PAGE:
Continuing our Fact or Fable series, today we take a look at the saying ‘Lightning never strikes twice’, with our Science Editor Samantha Gouldson investigating.
Lightning forms when excess amounts of positive and negative electric charge build up in storm clouds. This causes sparks, kind of like static electricity. Sometimes the sparks jump between the clouds but often they jump between the clouds and the ground.
It’s not just thunderstorms that have lightning either; snow storms, sand storms and even the clouds produced by erupting volcanoes can all cause lightning.
The idea that lightning doesn’t strike twice is a popular saying but one that it’s easy to disprove.
Have you ever heard someone say that it is ‘too cold for snow?’, and wondered if this was true. Our Science Correspondent Samantha looks at the science behind this claim.
The third #winterwonderings post from our Science Correspondent, Samantha, we take a look at why frost makes patterns. Many countries have a mythical figure like Jack Frost, who draws in the ice and frost in winter, but what really causes these gorgeous natural designs.
It’s a common belief that no two snowflakes are the same, and in a way this is true. No snowflake can ever be completely identical to another, because when you get down to the molecular level they will have slightly different kinds of water molecules, different electrons and different traces of other materials such as specks of dust.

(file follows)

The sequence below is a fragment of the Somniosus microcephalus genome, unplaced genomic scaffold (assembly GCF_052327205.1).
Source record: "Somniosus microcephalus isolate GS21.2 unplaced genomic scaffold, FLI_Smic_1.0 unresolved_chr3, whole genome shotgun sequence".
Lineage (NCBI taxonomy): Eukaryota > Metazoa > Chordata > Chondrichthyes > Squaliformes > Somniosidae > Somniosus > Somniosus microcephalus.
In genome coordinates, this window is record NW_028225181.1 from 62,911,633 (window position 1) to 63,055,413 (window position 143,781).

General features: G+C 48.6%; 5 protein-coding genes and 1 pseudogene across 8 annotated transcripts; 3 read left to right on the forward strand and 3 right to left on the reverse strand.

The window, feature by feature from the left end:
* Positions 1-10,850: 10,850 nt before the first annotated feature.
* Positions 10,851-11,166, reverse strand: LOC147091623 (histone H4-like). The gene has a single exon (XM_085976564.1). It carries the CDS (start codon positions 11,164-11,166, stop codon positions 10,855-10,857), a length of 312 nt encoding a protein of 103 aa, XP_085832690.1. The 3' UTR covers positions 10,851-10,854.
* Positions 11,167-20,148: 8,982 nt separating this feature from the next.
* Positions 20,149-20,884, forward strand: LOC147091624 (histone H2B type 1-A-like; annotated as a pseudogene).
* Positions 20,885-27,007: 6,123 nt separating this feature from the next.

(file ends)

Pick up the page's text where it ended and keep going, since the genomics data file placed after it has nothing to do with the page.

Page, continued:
However, if we’re talking only about the appearance and shape of a snowflake, then yes it is possible that some will have duplicates. Snow crystals can vary from fairly simple, hexagonal structures to the more complex and delicate shapes that we commonly think of as snowflakes.
The simple flakes have far fewer molecules than their larger cousins and so it’s entirely possible that you could find two that appeared identical when viewed through a microscope. The more complex structures, however, can have more than a hundred different features and each feature can form in a number of different ways. This makes it highly unlikely that you would ever find two large snowflakes that looked the same – but you could have fun trying!
For a more detailed explanation of the science behind the forming of snowflakes, check out this video